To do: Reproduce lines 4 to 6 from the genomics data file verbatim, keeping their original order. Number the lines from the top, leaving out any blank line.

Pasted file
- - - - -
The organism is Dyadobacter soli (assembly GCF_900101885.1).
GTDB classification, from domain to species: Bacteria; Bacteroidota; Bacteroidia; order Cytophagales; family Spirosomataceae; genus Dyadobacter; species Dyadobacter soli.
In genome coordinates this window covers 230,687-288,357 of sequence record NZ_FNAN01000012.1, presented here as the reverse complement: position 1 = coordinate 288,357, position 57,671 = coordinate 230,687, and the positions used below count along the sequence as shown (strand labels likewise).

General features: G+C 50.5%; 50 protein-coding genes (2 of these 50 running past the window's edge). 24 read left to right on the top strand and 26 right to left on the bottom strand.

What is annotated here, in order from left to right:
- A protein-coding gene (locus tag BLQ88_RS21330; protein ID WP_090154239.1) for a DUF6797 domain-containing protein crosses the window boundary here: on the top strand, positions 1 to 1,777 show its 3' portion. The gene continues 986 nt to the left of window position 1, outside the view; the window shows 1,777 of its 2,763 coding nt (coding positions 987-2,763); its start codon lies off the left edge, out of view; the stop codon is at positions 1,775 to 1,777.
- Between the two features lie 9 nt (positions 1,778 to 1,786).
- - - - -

General features: G+C 50.5%; 50 protein-coding genes (2 of these 50 running past the window's edge). 24 read left to right on the top strand and 26 right to left on the bottom strand.

What is annotated here, in order from left to right:
- A protein-coding gene (locus tag BLQ88_RS21330; protein ID WP_090154239.1) for a DUF6797 domain-containing protein crosses the window boundary here: on the top strand, positions 1 to 1,777 show its 3' portion. The gene continues 986 nt to the left of window position 1, outside the view; the window shows 1,777 of its 2,763 coding nt (coding positions 987-2,763); its start codon lies off the left edge, out of view; the stop codon is at positions 1,775 to 1,777.